Jo Zakrzewski Post-2014 IAU 100k World Championships Interview

A video interview with Jo Zakrzewski after her third-place finish at the 2014 IAU 100k World Championships.

By on November 22, 2014 | Comments

The U.K.’s Jo Zakrzewski just finished third at the 2014 IAU 100k World Championships, which follows up her second place at the IAU 50k World Trophy three weeks ago on the same course in Doha, Qatar. In this interview, find out about Jo’s history with running, how she found herself running alone despite being part of a competitive race, and where we might see her racing in 2015.

For the whole story on the 100k world championships, be sure to check out our results article.

[Click here if you can’t see the video above.]

Jo Zakrzewski Post-2014 IAU 100k World Championships Interview Transcript

iRunFar: Bryon Powell of iRunFar here with Jo Zakrzewski after her third-place finish at the 2014 IAU 100k World Championships. Congratulations, Jo.

Jo Zakrzewski: Thank you very much.

iRunFar: This is not your first success in Doha. You were second at the 50k World Trophy just a few weeks ago.

Zakrzewski: Same course, half the distance, and about 10 degrees warmer.

iRunFar: Which was more pleasant?

Zakrzewski: When I got to nearly 50k in this race, I wished I was doing the 50k, but I have to say the temperature and the conditions were a lot better for this one.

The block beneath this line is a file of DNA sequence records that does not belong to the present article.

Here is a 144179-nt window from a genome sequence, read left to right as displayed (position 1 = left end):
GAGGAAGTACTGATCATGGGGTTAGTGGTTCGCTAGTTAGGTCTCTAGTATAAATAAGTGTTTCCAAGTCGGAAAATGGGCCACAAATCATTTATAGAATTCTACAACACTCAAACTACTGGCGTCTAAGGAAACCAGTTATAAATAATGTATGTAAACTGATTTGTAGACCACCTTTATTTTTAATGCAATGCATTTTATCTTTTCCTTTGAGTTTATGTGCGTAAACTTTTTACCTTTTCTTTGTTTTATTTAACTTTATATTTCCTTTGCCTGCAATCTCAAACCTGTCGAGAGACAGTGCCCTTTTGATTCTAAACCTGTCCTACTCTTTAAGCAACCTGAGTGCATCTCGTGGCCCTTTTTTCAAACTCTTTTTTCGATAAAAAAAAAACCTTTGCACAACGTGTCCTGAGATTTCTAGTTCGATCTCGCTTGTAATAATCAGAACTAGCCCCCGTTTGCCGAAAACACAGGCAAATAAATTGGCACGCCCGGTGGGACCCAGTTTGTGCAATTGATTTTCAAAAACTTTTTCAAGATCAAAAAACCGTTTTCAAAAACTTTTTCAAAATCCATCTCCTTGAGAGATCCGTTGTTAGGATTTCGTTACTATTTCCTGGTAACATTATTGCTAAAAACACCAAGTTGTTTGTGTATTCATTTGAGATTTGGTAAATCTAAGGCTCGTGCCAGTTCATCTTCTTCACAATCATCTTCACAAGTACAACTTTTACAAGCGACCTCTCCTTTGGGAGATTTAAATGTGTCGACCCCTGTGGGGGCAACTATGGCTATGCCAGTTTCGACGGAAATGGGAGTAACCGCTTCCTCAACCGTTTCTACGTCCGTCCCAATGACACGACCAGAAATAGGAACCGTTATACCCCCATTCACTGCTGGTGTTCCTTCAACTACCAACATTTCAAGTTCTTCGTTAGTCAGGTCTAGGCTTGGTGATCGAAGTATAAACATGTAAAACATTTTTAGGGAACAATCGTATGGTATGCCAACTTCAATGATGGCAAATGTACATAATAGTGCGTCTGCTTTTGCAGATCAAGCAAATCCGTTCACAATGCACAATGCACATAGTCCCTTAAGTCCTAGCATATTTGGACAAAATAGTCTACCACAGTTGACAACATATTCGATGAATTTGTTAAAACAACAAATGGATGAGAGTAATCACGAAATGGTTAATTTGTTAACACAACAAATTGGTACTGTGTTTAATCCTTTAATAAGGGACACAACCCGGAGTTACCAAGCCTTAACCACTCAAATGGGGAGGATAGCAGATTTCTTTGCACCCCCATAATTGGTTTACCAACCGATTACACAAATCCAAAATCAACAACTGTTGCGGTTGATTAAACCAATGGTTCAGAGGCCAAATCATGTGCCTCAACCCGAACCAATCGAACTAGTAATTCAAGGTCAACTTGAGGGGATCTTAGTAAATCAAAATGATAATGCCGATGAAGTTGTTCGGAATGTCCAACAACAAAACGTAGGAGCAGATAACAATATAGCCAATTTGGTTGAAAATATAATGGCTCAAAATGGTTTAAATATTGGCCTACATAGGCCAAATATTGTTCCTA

iRunFar: It was a really competitive women’s race and a lot of women were together for a lot of it. What was it like being amongst so many competitive women for so long today?

Zakrzewski: In this race, I wasn’t. I was on my own.

iRunFar: You weren’t? How did you manage to be on your own?

Zakrzewski: I’m not quite sure. I could see people up ahead and there were people behind, but I tend to run my own pace and I didn’t want to be dragged into running someone else’s pace; so I just kept going at what felt comfortable for me.

iRunFar: That seemed to go well. Were there any low spots along the race?

Zakrzewski: As it got nearer the end and I thought I was tiring, but then I thought other people are tiring as well. It’s a case of you think you’re tiring but if you look at other people’s positions, they’re also getting slower. I did think that my teammate was going to take the place from me in the last 2k, so I did have to actually almost sprint the 2k at the end.

iRunFar: You didn’t want Jo Meek to catch you?

Zakrzewski: Well, I’d rather it was Jo Meek than anybody else.